So…

My students (and myself) should consider applying for this program heading into the 2017-2018 school year. I feel my Computer Science programs should be looking to do more “outside the box” projects and innovating our software development outside the traditional areas in most high school Computer Science programs (like video games). The program is described as…

Young Canadians will get the skills they need for the well-paying jobs of the future as a result of a $50-million program that gives them the opportunity to learn coding and other digital skills. The Honourable Navdeep Bains, Minister of Innovation, Science and Economic Development, together with the Honourable Kirsty Duncan, Minister of Science, today launched CanCode, a new program that, over the next two years, will give 500,000 students from kindergarten to grade 12 the opportunity to learn the in-demand skills that will prepare them for future jobs. The program also aims to encourage more young women, Indigenous Canadians and other under-represented groups to pursue careers in science, technology, engineering and math. In addition, it will equip 500 teachers across the country with the training and tools to teach digital skills and coding. Many jobs today rely on the ability of Canadian workers to solve problems using digital skills. The demand for such skills will only intensify as the number of software and data companies increases—whether they sell music online or design self-driving cars, for example. That’s why the government is investing in the skills that prepare young Canadians for the jobs of tomorrow. This program is part of the Innovation and Skills Plan, a multi-year strategy to create well-paying jobs for the middle class and those working hard to join it.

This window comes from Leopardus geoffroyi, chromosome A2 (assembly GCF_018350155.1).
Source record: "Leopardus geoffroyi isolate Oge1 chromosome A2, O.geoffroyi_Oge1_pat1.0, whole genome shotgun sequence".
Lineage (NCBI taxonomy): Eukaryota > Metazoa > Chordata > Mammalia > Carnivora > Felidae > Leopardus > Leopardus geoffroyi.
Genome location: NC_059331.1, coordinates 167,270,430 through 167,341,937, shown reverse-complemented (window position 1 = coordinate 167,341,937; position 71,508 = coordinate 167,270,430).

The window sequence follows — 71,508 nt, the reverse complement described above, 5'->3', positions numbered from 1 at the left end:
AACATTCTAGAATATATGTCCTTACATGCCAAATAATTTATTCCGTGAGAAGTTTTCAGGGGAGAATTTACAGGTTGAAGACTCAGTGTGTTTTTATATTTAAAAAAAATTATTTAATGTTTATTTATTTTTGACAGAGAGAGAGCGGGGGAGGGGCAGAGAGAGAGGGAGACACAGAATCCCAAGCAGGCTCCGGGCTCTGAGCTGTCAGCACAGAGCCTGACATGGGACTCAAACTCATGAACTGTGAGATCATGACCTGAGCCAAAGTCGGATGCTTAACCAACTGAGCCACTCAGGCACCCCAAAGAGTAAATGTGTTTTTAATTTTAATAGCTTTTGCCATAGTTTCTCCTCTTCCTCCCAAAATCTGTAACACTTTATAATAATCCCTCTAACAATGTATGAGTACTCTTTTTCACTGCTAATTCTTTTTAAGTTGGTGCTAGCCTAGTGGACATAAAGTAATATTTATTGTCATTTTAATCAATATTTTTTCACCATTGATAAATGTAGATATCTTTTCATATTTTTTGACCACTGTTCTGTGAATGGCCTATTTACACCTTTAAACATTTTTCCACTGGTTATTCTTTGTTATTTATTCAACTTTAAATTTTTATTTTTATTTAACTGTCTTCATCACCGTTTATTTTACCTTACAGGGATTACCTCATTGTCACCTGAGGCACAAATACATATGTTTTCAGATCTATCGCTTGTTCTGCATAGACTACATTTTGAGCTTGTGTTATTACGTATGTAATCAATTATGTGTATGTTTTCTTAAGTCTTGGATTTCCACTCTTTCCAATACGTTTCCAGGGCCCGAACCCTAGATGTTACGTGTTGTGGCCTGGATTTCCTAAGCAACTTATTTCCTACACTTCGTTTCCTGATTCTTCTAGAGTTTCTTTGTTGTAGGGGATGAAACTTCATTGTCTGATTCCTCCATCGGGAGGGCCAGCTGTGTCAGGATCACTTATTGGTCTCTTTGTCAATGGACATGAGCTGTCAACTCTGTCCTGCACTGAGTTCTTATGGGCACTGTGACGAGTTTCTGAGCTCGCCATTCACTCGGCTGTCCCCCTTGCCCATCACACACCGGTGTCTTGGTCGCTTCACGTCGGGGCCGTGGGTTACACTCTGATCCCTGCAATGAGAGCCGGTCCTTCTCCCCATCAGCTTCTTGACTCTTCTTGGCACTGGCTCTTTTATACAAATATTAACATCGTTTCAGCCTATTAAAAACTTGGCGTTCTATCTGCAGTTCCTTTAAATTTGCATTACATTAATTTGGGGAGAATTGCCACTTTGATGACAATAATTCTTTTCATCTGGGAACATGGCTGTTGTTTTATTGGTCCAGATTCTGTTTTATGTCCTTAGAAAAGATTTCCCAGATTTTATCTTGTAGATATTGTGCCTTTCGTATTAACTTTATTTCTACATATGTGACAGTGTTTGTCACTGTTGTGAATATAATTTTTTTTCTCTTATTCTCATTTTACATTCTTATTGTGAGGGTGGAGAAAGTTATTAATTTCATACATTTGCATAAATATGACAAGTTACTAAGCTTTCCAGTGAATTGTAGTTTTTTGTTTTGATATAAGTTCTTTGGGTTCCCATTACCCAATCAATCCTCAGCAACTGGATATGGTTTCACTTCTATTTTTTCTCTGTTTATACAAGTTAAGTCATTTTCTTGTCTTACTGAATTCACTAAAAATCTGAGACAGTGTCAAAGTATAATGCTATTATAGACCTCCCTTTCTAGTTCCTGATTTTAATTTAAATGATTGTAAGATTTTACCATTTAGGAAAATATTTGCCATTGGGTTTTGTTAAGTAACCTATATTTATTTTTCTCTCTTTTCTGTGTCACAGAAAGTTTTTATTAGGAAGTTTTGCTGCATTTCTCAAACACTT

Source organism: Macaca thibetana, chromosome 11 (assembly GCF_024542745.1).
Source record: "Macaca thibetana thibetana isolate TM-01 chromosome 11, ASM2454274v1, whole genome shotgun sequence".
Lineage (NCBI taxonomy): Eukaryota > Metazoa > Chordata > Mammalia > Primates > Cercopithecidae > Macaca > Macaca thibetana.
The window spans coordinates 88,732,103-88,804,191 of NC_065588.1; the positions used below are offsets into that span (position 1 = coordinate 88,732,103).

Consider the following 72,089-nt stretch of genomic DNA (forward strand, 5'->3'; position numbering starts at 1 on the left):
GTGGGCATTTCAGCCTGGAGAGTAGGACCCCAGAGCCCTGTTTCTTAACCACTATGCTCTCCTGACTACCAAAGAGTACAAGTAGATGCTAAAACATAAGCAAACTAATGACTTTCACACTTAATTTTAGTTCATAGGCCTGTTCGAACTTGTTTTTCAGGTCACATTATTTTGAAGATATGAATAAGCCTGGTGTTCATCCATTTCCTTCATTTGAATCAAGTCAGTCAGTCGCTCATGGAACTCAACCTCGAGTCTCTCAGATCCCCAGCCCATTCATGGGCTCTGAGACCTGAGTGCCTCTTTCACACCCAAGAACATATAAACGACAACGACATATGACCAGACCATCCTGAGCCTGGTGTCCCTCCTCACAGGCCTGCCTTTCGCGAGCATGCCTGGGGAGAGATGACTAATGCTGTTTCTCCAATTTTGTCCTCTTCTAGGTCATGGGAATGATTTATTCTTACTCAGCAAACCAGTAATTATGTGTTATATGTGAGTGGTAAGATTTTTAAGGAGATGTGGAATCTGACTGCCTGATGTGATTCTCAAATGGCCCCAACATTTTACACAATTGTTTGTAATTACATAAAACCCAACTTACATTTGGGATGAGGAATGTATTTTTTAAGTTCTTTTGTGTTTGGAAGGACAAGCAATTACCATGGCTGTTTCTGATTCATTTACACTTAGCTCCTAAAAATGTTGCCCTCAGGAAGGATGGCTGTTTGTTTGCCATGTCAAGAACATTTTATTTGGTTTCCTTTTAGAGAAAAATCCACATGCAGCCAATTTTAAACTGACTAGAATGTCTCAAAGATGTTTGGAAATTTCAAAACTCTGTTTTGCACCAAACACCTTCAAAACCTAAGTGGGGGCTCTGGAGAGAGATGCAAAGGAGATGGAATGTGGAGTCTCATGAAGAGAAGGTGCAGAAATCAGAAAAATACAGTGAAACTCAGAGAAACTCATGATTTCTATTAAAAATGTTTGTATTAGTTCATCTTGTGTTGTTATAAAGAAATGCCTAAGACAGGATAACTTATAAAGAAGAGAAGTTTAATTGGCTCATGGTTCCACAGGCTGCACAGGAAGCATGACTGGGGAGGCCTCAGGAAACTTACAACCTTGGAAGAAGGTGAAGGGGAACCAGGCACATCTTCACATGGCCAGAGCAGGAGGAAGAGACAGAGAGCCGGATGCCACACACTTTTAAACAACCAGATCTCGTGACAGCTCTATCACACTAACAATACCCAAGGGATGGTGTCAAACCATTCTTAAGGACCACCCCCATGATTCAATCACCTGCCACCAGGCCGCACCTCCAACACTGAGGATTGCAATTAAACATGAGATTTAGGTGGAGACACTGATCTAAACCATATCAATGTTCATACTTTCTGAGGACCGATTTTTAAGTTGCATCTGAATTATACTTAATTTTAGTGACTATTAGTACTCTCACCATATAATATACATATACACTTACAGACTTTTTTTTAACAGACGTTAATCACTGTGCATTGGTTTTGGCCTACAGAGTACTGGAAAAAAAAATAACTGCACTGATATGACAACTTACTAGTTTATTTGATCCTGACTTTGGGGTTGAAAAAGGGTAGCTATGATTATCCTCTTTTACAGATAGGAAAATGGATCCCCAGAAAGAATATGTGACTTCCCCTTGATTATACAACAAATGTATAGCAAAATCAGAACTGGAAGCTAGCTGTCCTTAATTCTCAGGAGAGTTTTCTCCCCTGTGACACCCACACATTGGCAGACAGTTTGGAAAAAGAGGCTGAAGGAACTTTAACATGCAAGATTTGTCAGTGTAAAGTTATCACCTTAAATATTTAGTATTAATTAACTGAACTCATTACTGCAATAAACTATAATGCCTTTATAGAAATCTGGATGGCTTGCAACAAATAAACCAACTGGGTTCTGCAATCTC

• You can find a link to the description here
  • And a link to the application here